1. The Olympieimn, Olympium, ortemple of Zeus Olympins. An oracle of the Olympian god existed on this spot from the most ancient times (Strub. viii. p. 353), and here a. temple was doubtless built, even before the Olympic games became a Pan-Hellenic festival. But after the conquest of Pisa and the surrounding cities by the Eleians in B. c. 572, the latter determined to devote the spoils of the conquered cities to the erection of a new and splendid temple of the Olympian god. (Pans. v. 10. §§ 2, 3.) The architect was Libon of Elie. The temple was not, however, finished till nearly a century utterwards, at the period when the Attic school of art was supreme in Greece, and the Parthenon on the Athenian Acropolis had thrown into the shade all previous works of art. Shortly after the dedication of the Parthenon, the Eleians invited Pheidias and his school of artists to remove to Elie, and adorn the Olympian temple in a manner worthy of the king of the gods. Pheidias probably remained at Olympia for four or five years from about is. C. 437 to 434 or 433. The colossal statue of Zeus in the cello, and the Egon: in the pediments of the temple were executed by Pheidias and his associ~ ates. The pictorial embellishments were the work of his relative Panaenus. (Sirab. viii. p. 354) [Comp Dict. q/‘Be'ogr. Vol. Ill. p. 243.] i'ausanius has given a minute description oi'the temple (v. 10); and its site, plan, and dimensions have been well ascertained hy the excavations of the French Commission of the Moron. The foundations are now exposed to view; and several fine fragments of the sculptum, lepresenting the labours of Hercules, are now in the museum ofthe Louvre. The temple stood in the south-western portion of the Altis, to the right hand of the Pompic entrance. It was built ofthe native limestone, which l’ausnnias called pores, and which was covered in the more finished parts by a suifoce of stucco, which gave it the appearance of marble. It was of the Doric order, and a peripteral herastyle building. Accordingly it had six columns in the front and thirteen on the sides. The columns were fluted, and 7ft. 4in. in diameter, a size greater than that of any other existing columns of n Grecian temple. The length of the temple was 230 Greek feet, the breadth 95, the height to the summit of the pediment 68. The roof was covered with slabs of Pentelic marble in the form of tiles. At each end of the pediment stood a gilded vase, and on the apex a gilded statue of Nike or Victory; below which was a golden shield with the head of Medusa in the middle, dedicated by the Lacedacmonians on account of their victory over the Athenians st Tsnagra in B. c. 457. The two pcdiments were filled with figures. The eastern pediment had a statue of Zeus in the centre, with Oenomans on his right and Pelops on his left. prepared to contend in the chariot-race; the figures on either side consisted of their attendants, and in the angles were the two rivers, Cladeus to the right of Zeus, and Alpheius

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to his left. In the western pediment was the contest of the Centaurs and the Lapithne, Peirithous occupying the central place. On the metopes over the doors at the eastern and western ends the labours of Hercules were represented. In its interior construction the temple resembled the Parthenon. The cells consisted of two chambers, of which the eastern contained the statue, and the western was called the Opisthodomus. The colossal statue of Zeus, the master-work of Pheidias, was made of ivory and gold. It stood at the end of the front chamber of the cello, directly facing the entrance, so that it at once showed itself in all its grandeur to a spectator entering the temple. The approach to it was between a double row of columns, supporting the roof. The god was seated on a magnificent throne adorned with sculptures, a full description of which, as well as of the statue, has been given in another place. [Diet qf'Biogr. Vol. III. p. 252.] Behind the Opisthodnrnus of the temple was the Callislephamu or wild olive tree, which furnished the garlands of the Olympic victors. (Pans. v. 15. § 3.)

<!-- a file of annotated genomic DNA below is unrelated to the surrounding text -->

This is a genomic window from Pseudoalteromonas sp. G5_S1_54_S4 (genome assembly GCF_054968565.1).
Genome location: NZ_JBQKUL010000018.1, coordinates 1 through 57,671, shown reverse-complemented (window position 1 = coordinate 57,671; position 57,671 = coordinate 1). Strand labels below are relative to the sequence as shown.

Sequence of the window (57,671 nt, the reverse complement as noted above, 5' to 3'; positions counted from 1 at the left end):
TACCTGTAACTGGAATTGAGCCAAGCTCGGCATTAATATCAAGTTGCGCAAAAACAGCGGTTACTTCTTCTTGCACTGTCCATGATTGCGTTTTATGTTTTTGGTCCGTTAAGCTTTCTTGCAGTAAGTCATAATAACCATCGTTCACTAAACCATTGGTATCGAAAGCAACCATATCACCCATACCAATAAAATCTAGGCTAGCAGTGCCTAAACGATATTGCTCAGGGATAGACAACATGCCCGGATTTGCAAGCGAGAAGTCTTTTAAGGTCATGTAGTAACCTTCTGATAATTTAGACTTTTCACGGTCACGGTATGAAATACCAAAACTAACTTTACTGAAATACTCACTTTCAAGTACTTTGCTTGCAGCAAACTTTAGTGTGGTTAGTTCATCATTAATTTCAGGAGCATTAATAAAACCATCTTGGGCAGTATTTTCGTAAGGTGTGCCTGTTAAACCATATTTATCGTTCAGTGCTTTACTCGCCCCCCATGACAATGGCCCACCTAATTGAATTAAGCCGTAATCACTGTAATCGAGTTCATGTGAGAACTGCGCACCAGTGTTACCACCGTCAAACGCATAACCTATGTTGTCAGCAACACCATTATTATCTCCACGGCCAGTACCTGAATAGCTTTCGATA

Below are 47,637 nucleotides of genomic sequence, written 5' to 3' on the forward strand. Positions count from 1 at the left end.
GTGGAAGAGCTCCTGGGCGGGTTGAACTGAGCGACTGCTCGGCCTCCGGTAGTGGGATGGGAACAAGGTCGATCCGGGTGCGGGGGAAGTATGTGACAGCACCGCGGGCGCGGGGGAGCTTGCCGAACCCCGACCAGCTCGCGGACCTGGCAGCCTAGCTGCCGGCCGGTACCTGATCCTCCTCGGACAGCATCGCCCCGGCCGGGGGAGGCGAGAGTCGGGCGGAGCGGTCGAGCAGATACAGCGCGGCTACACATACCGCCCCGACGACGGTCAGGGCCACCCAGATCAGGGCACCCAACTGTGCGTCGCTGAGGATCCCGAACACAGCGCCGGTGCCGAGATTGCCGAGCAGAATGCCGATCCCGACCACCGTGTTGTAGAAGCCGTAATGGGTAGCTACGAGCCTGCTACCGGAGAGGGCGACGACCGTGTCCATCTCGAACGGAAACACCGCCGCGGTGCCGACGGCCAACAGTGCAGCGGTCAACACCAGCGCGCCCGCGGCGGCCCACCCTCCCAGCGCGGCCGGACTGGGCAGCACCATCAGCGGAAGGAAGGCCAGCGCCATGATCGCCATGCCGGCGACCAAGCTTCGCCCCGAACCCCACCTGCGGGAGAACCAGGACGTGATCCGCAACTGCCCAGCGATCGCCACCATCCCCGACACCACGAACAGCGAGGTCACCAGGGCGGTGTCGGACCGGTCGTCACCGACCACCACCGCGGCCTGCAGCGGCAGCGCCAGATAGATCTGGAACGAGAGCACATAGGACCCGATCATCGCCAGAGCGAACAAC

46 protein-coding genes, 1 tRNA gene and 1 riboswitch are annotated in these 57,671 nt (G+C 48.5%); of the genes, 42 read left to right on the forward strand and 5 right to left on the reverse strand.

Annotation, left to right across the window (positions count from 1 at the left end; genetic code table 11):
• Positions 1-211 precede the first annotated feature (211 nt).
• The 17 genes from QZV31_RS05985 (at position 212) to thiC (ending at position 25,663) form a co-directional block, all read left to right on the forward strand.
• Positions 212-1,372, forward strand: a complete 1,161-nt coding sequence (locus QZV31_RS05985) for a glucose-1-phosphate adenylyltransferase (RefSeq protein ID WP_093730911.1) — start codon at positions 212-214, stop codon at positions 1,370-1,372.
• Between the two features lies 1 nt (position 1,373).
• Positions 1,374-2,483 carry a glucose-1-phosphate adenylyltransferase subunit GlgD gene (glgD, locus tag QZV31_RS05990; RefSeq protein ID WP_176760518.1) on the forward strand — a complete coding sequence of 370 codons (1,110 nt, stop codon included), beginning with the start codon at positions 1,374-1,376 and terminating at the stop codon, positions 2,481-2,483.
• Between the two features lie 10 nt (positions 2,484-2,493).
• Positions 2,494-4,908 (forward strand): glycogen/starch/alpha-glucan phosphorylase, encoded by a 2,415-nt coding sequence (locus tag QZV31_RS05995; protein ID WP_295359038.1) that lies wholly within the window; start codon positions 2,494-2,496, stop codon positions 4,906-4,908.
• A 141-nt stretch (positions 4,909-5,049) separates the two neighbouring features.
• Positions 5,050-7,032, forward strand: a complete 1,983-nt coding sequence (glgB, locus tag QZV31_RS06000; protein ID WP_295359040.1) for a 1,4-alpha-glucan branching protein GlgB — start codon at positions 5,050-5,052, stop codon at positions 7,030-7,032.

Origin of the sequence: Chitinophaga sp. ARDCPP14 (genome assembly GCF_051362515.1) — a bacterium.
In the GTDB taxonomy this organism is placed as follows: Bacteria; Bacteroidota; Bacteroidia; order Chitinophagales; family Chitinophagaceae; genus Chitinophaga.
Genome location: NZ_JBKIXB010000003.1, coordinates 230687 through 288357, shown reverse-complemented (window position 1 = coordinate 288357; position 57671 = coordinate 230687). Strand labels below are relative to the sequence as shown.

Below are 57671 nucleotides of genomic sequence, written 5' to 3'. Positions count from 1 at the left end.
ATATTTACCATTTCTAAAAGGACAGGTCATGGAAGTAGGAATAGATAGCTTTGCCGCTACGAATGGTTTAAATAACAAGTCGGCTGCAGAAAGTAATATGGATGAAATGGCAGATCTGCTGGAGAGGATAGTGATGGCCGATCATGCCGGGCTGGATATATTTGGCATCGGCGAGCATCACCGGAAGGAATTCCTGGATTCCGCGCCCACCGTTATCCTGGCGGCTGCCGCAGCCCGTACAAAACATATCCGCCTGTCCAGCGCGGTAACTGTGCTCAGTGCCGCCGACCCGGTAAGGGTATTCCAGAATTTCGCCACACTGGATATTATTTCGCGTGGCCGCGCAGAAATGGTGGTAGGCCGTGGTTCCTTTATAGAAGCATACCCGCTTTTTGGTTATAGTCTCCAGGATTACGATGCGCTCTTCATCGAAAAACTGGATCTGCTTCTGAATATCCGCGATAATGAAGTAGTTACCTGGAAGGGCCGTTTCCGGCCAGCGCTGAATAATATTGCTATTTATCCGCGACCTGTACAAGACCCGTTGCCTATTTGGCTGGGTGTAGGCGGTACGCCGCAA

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2. The Pelopium stood opposite the temple of Zeus, on the other side of the Pompic way. Its po. sition is defined by Pausnnim, who says that it. stood to the right of the entrance into the temple of Zeus and to the north of that building. It was an enclosure, containing trees and statues, having an opening to the west. (Pans. v. 18. 1.)

3. The Heraeum was the most important temple in the Altis after that of Zeus It was also a Doric peripterul building. Its dimensions are unknown, Pausanias says (v. [6. § I) that it Was 63 feet in length; but this is clearly a mistake, since no periptersJ building was so small; and the numerous statues in the cello, described by Pauaanins, clearly show that it must have been of considerable dimen. aims. The two most remarkable monuments in tho Herseum were the table, on which were placed the garlands prepared for the victors in the Olympic contests, and the celebrated chest of Cypselua' covered with figures in relief, of which Pansanias has given an elaborate description (v. 17—19). We learn from a passage of Dion Chrysostom (Oral. xi. p. 163). cited by Leake. that this chest stood in the opisthodomus of the Heraeum; whence we may infer that the cells of the temple consisted of two apartments.

4. The Great Altar of Zeus is described by Pausanins as equidistant from the Pelopium and the Heraeum, and as being in front of them both.

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(Paus- v. 133. §8.) Leake- places the Hemeum near the Pompic entrance of the Stadium, and supposes that it faced eastward; accordingly be conjectures that the altar was opposite to the backfronts of the Pelopium and the Heracum. The total height of the altar was 22 feet. It hadtwu platforms, of which the upper was made of the cinders of the thighs sacrificed on this and other slurs

5. The Column of Oenomam stood between the great altar and the temple of Zeus. It was said to have belonged to the house of Oenomus, and to have been the only part of the building which escaped when it was burnt by lightning. (Paus- #20. § 6.)

6. The dietroum, or temple of the Mother of the Gods. was a large Doric building, situated within the Altis (Pans. v. 20. § 9.) It is plotted by Leoke to the left of the Pompic Way nearly opposite the Herseum. _ '

7. The H'ytanet'um is placed by Pausaniu Within the Altis, near the Gymnasium, which was outside the sacred enclosure (v. 15. § 8.)

8. The Bouleuteriun, or Council-House, seems to have been near the Prytaneium. (Pnus. v. 23.§ l, 24.§ i.)

9. The Pbiltppeimn. a circular building, erectld by Philip after the battle of Chneroneia, was to the left, in proceeding from the entrance of the Alba t0 the Prytaneium. (Pans. v. 17. § 4, v. 20. § 10.)